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I don’t have many followers, so if you could share this… Please do! The North Central Texas College softball team of Gainsville, Texas was on their way home from a scrimmage in Oklahoma last night and a semi-truck crossed the center median and hit the team bus head-on. If you could please take a moment to pray for the girls in the crash, the families, and the friends of all involved. Four of the young ladies on the NCTC softball team passed away last night, seven were unresponsive, and at least 15 were injured. Also pray for the semi-truck driver, as it took them an hour to find the truck in the woods. Hopefully he was not under any influence last night in this tragic crash.

Huevos: ¿Qué son exactamente?

The term “huevos/guevos” is not translated as “courage” in English. Huevos has a completely different connotation. Though its actual definition is eggs, It means “balls”. Yes, it has the same meaning as courage but it is said with a much stronger meaning. I saw it on a worksheet today and it said:

Huevos - courage (vulgar)

I think if a teacher is going to teach those terms, they might as well tell them the real meaning.

Vocab Acquisition and thinking in Spanish

Hey, two questions.

  • 1. I’m trying to build up vocabulary in a hurry, any hints on how to do that sane, and how it might stick.
  • 2. How do I get over myself and just write in the language. I’ve been told that I can’t translate English to Spanish but think in Spanish and I’m finding that hard. I’m A2 level (going into B1 level) if that helps.

To answer your first question, one of the ways I learn vocab and make it stick is to look up words you don’t know while talking or thinking to yourself in you native language (I assume English?). This takes a little bit of conscious effort on your part. Whenever you’re talking or thinking, make a mental note that you don’t know the Spanish equivalent of the word you just said in English. Remember that word and write it. If you have free time, look it up right in the instant. I can’t tell you how many times I’ve pulled up Word Reference on my phone in mid conversation to do that. The next thing you have to do is make use of that new word in as many ways as possible. Try saying sentences out loud with it and writing ones done. The brain learns best when new material is applied in more than one way.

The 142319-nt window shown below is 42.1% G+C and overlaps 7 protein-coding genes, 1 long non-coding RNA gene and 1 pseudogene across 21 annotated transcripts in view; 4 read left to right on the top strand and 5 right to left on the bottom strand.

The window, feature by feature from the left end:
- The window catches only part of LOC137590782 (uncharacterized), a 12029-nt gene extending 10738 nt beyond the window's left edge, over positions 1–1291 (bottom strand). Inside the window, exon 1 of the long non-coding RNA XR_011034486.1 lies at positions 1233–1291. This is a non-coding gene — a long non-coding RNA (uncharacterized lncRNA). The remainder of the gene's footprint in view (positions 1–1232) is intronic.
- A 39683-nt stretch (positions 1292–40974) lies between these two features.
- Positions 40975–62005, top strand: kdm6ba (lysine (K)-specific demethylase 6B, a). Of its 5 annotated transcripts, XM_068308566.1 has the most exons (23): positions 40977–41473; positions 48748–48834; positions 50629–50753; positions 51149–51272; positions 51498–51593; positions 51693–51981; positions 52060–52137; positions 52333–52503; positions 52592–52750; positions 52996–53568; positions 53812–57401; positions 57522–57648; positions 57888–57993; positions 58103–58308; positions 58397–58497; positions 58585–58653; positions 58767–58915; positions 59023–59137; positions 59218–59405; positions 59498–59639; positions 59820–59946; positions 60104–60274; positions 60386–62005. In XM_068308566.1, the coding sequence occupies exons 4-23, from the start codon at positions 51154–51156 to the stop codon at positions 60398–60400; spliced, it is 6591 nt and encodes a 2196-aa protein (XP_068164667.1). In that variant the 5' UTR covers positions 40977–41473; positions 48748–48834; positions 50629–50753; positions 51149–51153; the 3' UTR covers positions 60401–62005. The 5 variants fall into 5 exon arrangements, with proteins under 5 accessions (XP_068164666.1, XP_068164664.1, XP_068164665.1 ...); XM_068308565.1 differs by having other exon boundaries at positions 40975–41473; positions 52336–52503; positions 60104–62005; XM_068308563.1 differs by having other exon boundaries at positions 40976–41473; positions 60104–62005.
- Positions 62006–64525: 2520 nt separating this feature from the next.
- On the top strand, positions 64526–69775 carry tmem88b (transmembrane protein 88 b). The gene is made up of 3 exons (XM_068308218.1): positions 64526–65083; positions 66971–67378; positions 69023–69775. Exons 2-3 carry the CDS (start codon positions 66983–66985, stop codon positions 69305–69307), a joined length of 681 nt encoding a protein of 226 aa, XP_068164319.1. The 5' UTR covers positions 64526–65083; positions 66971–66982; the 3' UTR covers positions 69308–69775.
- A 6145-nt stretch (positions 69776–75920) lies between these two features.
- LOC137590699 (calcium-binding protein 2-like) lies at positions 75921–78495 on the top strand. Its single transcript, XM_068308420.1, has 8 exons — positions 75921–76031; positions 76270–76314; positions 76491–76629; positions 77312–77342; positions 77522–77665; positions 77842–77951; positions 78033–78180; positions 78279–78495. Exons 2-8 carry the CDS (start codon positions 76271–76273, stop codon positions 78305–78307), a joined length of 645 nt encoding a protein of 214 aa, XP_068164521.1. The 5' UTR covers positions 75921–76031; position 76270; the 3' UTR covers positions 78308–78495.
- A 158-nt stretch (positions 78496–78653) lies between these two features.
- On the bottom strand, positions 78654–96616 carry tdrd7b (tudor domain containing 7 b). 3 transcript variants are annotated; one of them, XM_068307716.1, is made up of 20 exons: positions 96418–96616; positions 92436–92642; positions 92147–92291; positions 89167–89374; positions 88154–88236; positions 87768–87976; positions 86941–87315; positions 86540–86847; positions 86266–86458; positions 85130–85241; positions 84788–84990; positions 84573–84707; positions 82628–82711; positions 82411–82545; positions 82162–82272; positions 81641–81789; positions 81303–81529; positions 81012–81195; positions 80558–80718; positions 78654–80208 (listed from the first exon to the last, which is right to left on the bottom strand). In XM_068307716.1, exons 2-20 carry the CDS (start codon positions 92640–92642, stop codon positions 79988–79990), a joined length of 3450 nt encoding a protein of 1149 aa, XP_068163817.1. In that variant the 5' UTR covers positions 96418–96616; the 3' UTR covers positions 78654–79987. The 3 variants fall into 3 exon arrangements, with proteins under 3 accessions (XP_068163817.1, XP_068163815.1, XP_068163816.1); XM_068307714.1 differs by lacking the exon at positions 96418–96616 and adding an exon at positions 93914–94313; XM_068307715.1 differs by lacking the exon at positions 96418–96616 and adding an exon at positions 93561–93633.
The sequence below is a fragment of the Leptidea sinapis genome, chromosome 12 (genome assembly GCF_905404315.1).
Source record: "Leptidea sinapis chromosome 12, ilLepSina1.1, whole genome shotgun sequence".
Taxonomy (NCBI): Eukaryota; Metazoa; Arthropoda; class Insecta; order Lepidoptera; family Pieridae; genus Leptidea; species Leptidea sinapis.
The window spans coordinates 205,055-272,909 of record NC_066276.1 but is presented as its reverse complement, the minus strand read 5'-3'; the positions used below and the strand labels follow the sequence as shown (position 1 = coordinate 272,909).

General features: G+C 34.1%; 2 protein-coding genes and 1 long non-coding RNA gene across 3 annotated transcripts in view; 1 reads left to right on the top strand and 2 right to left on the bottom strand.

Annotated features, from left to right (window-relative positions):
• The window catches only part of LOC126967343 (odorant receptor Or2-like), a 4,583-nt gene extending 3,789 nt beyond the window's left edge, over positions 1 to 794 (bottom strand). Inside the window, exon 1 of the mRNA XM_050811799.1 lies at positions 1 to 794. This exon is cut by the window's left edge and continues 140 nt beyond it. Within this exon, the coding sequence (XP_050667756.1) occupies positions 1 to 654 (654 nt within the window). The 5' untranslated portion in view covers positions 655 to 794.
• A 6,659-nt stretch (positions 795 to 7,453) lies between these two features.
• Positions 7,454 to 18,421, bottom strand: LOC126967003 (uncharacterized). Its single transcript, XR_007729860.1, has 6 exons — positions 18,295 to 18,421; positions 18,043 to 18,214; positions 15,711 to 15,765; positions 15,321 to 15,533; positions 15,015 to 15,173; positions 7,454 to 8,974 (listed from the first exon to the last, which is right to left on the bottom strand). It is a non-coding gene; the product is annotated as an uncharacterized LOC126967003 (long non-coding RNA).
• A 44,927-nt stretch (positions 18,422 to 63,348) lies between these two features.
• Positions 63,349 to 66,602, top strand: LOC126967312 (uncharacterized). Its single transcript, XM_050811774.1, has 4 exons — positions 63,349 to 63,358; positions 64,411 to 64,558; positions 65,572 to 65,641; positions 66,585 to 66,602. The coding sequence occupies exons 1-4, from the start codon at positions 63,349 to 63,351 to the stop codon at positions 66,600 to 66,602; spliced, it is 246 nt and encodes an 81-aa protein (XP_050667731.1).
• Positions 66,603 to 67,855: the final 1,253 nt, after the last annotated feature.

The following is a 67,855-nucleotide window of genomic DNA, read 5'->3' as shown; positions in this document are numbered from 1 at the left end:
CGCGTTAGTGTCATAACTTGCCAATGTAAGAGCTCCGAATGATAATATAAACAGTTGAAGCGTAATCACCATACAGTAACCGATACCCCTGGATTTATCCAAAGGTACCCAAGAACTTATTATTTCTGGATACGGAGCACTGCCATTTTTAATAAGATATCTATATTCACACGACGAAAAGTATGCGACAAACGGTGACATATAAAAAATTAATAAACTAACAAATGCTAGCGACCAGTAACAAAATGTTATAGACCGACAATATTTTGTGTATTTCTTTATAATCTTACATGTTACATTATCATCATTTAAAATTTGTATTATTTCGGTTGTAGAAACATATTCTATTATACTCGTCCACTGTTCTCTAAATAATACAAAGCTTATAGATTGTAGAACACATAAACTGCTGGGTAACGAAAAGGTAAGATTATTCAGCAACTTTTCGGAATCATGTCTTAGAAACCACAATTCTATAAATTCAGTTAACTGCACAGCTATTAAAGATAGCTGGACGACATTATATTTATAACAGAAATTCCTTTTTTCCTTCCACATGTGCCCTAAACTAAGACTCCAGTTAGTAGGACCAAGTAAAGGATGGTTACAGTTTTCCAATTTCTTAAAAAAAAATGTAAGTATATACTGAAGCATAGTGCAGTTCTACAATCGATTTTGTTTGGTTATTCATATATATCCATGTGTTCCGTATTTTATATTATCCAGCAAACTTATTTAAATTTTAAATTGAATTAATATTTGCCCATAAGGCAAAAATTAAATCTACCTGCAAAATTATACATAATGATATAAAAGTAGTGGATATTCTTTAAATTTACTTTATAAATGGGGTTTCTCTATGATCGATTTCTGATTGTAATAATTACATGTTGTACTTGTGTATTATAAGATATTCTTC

I’ve always loved the idea of translating song lyrics because when you’re singing a song, you know what the song is saying so you’ll almost NEVER forget the meaning of the lyrics if you go and translate them. Take it word by word. Whichever word/phrase you don’t know, write it down and translate it. Now read the new sentence you have. The song will start to make more and more sense as you go. It’s like reading a story. The further you keep going, the more you know about it. I always recommend this because it’s helped me tremendously. I’ve learned about 300-400 vocab words just from doing that. I’m sure there’s really no limit you could reach.

For your second question, the best advice is to not translate from English into Spanish because no language equals another. Some parts of grammar may translate exactly but most of the time, they don’t. You really need to have a good grasp on the grammar and it has to make sense to you. Once you start to get the hang of essential grammar points like preposition placement in sentences, when/when not to use infinitives, D.O./I.O. pronoun placement, verb conjugation, verb tenses, etc, it all begins to click.

I like to think of Spanish as really proper English. What do I mean by this? Have you ever wondered why when speaking Spanish, you can’t put a preposition at the end of sentence like we do in English? It just doesn’t make sense to native speakers to do so. This really only deals with preposition placement. Just place it before the conjugated verb and it will make sense. This is what I mean: